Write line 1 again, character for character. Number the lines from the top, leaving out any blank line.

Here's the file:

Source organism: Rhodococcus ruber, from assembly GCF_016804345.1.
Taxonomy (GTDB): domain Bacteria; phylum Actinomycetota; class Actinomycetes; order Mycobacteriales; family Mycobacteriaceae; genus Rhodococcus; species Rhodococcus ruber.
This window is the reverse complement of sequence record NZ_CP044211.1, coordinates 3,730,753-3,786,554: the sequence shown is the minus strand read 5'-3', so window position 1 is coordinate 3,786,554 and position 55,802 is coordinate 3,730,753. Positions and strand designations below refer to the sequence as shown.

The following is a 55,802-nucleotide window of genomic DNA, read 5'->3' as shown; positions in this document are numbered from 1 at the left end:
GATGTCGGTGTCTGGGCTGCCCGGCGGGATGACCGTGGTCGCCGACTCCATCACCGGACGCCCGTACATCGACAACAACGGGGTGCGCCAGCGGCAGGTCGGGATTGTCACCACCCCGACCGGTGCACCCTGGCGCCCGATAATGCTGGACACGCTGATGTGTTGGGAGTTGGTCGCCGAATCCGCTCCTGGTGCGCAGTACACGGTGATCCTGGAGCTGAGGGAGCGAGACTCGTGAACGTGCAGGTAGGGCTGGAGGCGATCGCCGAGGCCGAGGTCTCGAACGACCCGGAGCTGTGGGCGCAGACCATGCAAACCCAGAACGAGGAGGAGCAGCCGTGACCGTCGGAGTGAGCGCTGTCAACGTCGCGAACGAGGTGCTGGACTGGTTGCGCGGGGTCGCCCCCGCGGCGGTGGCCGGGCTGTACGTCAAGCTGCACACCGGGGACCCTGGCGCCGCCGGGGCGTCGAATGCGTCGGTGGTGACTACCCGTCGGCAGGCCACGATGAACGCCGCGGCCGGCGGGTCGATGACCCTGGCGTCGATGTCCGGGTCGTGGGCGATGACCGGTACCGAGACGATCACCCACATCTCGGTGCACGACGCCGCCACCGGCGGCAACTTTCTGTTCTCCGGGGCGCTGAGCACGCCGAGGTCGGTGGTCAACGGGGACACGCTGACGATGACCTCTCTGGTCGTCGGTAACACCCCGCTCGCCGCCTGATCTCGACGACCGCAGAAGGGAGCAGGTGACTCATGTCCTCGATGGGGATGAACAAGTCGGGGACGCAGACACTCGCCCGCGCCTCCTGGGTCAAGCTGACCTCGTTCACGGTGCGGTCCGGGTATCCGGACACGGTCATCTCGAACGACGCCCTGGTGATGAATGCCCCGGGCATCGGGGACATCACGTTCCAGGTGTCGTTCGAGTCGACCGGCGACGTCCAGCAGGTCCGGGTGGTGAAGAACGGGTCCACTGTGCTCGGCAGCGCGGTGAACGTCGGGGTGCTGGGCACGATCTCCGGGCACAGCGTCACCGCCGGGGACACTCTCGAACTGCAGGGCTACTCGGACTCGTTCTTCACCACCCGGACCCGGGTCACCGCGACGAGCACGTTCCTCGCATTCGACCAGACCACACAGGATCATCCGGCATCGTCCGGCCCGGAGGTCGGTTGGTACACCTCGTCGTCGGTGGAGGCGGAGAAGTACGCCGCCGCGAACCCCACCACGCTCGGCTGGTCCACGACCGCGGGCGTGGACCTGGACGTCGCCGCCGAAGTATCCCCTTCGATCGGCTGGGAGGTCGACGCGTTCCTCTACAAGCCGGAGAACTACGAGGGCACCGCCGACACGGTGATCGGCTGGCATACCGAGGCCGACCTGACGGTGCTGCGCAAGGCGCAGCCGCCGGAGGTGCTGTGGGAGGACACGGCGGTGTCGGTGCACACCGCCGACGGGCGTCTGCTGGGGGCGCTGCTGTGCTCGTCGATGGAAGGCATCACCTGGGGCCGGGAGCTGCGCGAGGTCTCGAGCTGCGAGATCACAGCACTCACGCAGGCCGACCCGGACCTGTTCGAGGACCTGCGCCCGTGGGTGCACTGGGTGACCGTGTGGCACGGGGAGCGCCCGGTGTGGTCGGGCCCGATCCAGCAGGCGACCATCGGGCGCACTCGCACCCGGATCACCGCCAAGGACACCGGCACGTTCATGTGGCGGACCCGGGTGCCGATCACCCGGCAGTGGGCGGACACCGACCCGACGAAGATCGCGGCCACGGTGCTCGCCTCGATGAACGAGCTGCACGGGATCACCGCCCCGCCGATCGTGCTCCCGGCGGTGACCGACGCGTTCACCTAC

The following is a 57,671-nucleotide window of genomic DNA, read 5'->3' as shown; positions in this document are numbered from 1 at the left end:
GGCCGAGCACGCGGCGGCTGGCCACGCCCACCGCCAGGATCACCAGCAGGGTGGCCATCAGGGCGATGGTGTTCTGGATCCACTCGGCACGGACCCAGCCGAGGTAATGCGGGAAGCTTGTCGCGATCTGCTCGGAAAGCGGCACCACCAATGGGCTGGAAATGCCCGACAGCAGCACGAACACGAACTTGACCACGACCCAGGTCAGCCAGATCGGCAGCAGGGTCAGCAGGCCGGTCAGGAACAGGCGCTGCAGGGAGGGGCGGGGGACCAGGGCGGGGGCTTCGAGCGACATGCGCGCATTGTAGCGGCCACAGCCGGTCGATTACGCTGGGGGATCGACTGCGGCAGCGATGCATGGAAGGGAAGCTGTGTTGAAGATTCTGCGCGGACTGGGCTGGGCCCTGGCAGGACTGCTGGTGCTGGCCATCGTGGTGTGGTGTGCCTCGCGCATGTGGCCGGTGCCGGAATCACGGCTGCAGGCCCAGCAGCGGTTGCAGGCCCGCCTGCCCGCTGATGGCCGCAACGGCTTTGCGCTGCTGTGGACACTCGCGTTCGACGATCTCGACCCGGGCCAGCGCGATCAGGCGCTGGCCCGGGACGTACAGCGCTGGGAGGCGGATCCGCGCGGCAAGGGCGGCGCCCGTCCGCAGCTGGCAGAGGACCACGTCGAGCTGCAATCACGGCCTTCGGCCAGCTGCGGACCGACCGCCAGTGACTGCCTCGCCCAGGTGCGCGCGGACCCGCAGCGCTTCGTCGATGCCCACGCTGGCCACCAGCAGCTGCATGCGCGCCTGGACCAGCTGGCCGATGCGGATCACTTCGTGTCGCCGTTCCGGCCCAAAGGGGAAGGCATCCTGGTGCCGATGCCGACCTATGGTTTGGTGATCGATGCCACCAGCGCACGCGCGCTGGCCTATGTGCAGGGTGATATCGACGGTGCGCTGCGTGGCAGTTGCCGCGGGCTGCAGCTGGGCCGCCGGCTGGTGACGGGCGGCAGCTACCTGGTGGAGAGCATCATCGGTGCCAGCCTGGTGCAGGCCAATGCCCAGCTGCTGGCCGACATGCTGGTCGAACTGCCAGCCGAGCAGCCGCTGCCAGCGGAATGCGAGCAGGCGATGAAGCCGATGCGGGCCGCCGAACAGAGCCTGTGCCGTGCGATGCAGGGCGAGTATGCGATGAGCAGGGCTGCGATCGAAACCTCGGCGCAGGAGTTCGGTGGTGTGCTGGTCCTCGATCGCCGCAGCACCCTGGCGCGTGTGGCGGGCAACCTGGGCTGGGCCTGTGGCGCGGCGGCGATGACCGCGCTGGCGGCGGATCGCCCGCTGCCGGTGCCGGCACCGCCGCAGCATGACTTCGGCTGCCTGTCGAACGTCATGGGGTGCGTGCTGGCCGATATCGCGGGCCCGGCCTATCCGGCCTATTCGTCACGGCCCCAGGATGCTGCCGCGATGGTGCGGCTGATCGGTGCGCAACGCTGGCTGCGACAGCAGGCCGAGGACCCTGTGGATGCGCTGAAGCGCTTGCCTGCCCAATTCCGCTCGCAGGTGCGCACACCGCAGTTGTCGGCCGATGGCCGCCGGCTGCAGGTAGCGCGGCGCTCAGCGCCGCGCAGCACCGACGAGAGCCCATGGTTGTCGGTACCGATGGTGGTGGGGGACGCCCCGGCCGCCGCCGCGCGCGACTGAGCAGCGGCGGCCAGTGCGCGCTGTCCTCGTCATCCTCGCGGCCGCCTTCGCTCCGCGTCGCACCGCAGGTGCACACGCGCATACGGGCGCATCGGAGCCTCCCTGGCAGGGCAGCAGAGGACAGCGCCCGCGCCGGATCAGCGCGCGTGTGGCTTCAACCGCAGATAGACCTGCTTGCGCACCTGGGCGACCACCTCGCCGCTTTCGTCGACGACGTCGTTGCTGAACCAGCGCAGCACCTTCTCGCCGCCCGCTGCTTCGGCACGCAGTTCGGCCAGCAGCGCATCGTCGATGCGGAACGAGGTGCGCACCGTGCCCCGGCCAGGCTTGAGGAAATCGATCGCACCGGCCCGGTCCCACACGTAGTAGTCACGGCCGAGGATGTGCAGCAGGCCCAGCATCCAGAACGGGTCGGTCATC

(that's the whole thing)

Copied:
Source organism: Rhodococcus ruber, from assembly GCF_016804345.1.